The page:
'24' producer to discuss impact of popular culture on public policy
Posted May 18, 2009; 03:33 p.m.
Howard Gordon, a Princeton alumnus who is an executive producer of the television series "24," will participate in a session titled "Content and Discontent: '24'" at 8 p.m. Thursday, May 21, in the Stewart Film Theater, 185 Nassau St.
He will discuss the impact of popular culture on public policy with Paul Muldoon, chair of the Lewis Center for the Arts. The event is free and open to the public.
Gordon earned an A.B. in English from Princeton in 1984 and wrote for "Spenser: For Hire" and "Beauty and the Beast" before joining "The X-Files" as a supervising producer. He initially went to work for "24" in 2001, temporarily left in 2004 for another Fox series and rejoined the show in 2006 as executive producer.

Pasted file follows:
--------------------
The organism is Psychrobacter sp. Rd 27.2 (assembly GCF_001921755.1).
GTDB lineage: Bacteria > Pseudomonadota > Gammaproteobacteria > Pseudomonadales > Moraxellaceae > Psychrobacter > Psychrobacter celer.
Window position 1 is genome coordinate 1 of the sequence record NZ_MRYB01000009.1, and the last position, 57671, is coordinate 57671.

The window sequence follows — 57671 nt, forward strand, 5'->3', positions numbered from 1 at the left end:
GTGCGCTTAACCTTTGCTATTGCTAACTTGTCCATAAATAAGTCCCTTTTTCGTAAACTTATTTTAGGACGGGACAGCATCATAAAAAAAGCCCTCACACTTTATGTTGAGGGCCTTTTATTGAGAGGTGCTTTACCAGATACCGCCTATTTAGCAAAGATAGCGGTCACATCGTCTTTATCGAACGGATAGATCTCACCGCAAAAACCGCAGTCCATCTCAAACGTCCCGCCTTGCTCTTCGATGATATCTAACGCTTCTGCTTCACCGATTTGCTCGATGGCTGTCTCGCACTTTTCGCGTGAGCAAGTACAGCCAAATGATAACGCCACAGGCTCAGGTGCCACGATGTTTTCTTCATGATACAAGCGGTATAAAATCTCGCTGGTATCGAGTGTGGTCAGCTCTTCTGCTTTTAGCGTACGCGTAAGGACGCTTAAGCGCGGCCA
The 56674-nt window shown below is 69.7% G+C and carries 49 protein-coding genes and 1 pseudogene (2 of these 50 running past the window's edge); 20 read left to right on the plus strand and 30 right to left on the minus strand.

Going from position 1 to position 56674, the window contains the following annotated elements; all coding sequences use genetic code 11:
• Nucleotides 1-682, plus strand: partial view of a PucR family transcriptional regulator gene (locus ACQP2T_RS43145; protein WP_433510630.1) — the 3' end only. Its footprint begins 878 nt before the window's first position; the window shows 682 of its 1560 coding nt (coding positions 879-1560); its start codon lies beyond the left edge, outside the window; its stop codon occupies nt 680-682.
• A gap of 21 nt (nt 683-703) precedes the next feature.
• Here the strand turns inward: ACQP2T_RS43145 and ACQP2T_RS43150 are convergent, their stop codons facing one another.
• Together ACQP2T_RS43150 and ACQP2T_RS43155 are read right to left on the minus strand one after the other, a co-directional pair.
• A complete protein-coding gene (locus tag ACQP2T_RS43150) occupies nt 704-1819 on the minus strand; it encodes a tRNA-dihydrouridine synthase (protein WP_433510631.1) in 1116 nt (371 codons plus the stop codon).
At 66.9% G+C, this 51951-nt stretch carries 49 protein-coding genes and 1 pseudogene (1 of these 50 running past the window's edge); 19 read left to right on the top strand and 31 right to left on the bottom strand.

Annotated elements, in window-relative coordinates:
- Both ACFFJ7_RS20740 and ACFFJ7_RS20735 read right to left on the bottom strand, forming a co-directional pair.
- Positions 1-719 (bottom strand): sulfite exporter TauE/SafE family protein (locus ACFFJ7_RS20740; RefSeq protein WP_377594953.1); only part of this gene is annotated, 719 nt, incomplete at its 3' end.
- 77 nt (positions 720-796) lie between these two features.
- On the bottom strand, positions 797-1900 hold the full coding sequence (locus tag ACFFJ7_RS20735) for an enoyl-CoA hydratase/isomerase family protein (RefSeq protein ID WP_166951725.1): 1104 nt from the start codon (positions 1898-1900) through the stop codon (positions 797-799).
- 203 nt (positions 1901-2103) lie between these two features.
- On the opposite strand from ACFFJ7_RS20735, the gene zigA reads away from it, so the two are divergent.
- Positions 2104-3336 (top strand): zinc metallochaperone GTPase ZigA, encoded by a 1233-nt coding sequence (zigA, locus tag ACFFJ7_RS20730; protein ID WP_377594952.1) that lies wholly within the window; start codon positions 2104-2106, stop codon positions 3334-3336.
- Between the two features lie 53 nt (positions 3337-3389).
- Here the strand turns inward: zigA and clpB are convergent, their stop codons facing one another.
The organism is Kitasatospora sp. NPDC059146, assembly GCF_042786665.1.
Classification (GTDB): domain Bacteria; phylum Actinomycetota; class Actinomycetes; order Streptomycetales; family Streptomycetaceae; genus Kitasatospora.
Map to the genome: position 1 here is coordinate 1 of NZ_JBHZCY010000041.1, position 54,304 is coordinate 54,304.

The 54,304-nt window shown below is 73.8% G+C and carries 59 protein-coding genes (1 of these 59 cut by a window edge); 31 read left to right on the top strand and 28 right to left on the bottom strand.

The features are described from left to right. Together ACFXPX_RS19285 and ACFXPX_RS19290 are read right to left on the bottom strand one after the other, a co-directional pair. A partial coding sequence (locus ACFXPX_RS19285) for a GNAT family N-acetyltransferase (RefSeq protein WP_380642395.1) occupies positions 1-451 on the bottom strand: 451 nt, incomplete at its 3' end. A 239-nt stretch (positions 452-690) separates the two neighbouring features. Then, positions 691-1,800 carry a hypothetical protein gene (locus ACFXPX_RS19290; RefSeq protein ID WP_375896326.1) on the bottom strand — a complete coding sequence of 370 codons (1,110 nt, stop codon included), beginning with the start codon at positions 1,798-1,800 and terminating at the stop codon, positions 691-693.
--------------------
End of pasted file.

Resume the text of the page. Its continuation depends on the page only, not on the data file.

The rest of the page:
In March, network officials announced that "24" had become TV's first carbon-neutral series, fulfilling a goal that Gordon outlined two years ago. Using compact fluorescent lighting, biodiesel-fueled generators, renewable electricity sources, hybrid vehicles and digital scripts, the show cut more than 40 percent of its emissions during its seventh season. Producers bought carbon offsets to make up for the rest.
The May 21 event is part of the Lewis Center's Performance Central series, which includes high-profile lectures, readings and performances from a host of notable artists in the areas of theater, dance, music and the visual arts.